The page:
During the mid-and late nineteenth century, the Kansas Territory became open to immigrants from the eastern United States and from around the world. A combination of land policies, politics, and economic and environmental conditions led to the immigration. Given its geographic location, the Kansas Territory attracted African-Americans, Swedes, Bohemians, Germans, Scots, Russians, the English, the French, and people from at least ten other European countries. Kansas received settlers from regions that continue to feature definitive cultural characteristics. Because of the effect of this immigration on the personality of the place, the people’s collective patterns of behavior, and values extending from the original settlements, Kansas offers a unique cultural mix and tone.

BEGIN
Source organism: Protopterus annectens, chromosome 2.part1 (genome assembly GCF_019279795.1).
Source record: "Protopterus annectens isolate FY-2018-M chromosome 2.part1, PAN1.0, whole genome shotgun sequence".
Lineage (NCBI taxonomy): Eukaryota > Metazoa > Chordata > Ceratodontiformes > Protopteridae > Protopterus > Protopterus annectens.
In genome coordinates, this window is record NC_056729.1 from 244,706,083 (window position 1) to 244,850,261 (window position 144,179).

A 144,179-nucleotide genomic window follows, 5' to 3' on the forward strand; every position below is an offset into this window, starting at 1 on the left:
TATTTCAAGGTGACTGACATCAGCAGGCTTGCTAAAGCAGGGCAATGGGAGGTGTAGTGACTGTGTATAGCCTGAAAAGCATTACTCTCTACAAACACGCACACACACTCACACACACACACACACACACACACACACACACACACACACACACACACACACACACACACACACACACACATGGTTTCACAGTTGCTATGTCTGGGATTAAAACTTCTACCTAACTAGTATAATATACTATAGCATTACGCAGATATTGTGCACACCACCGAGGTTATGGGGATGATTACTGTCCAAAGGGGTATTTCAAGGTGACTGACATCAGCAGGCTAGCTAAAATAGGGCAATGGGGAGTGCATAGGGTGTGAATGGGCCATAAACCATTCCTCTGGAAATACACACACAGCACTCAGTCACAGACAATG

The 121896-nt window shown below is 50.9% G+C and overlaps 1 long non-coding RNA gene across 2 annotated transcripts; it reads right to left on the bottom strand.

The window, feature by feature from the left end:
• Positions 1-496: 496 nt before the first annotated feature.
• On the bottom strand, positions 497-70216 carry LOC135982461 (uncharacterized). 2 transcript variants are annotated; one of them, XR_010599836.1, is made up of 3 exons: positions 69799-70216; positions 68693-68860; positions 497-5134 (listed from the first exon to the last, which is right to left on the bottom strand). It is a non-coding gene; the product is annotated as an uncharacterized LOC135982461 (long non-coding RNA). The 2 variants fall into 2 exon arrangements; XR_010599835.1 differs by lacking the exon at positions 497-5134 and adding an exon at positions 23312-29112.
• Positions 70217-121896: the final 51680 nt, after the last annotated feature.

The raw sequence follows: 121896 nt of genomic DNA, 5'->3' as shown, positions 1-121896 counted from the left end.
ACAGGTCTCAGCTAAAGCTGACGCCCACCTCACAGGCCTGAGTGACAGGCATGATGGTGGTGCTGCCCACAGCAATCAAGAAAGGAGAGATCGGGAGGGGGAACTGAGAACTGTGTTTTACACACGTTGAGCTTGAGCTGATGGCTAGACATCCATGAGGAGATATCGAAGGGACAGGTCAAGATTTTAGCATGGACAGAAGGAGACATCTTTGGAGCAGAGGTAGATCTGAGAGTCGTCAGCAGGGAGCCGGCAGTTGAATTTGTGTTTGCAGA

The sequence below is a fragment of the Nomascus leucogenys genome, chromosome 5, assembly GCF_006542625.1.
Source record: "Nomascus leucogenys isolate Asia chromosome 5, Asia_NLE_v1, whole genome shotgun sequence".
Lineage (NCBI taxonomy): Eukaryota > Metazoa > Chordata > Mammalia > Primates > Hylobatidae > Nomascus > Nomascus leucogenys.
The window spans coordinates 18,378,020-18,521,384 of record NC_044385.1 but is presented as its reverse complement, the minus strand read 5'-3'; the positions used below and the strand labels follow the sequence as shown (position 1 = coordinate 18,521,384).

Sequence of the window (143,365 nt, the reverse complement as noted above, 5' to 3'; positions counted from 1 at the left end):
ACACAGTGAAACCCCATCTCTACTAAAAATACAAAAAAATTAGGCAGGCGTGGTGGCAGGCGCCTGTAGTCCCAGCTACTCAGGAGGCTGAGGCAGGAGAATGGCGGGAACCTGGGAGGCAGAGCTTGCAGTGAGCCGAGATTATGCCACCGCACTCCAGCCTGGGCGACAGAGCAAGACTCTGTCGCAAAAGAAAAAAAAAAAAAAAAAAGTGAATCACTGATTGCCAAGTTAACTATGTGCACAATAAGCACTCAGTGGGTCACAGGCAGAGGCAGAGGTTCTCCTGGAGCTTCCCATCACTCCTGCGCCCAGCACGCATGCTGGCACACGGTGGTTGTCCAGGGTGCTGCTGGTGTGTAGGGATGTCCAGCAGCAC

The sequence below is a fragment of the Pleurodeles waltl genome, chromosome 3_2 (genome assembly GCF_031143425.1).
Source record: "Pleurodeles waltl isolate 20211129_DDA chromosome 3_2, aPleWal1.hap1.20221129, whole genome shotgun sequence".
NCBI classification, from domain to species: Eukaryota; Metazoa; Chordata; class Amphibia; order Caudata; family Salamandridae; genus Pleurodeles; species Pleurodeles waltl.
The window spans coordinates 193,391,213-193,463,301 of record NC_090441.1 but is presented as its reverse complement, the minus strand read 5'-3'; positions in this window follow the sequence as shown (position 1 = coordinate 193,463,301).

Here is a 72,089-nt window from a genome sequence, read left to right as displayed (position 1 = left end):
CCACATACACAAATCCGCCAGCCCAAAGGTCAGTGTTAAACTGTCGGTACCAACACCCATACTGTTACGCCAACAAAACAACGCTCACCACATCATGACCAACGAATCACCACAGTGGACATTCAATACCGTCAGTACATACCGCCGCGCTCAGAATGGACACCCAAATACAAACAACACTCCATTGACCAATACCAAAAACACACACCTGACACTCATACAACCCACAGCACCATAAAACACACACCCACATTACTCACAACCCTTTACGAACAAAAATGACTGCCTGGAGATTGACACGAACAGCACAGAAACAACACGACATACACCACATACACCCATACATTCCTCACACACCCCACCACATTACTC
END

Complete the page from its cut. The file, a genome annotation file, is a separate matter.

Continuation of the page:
Aimed at preserving the heritage of central and western Kansas, the Kansas Heritage Project was a partnership between Forsyth Library, Fort Hays State University, and local historical societies and libraries. Altogether, the project encompasses sixty-three counties, from Cheyenne County through Republic County in the north, to Morton County through Sumner County in the south. The Kansas Heritage Project includes not only ethnically- and linguistically-unique settlements, but the other settlements in the counties. Many of the settlements were not founded by an ethnic group, but rather were laid out in anticipation of the railroad, so there are many stories about how the coming of the railroad played a huge part in the development of western Kansas. The project showcases Kansas’ rich cultural and ethnic history.
Most of the research for these histories was conducted by Patty Nicholas, Special Collections and University Archives Librarian. If the history was researched and written by someone else, that is noted at the end of the piece.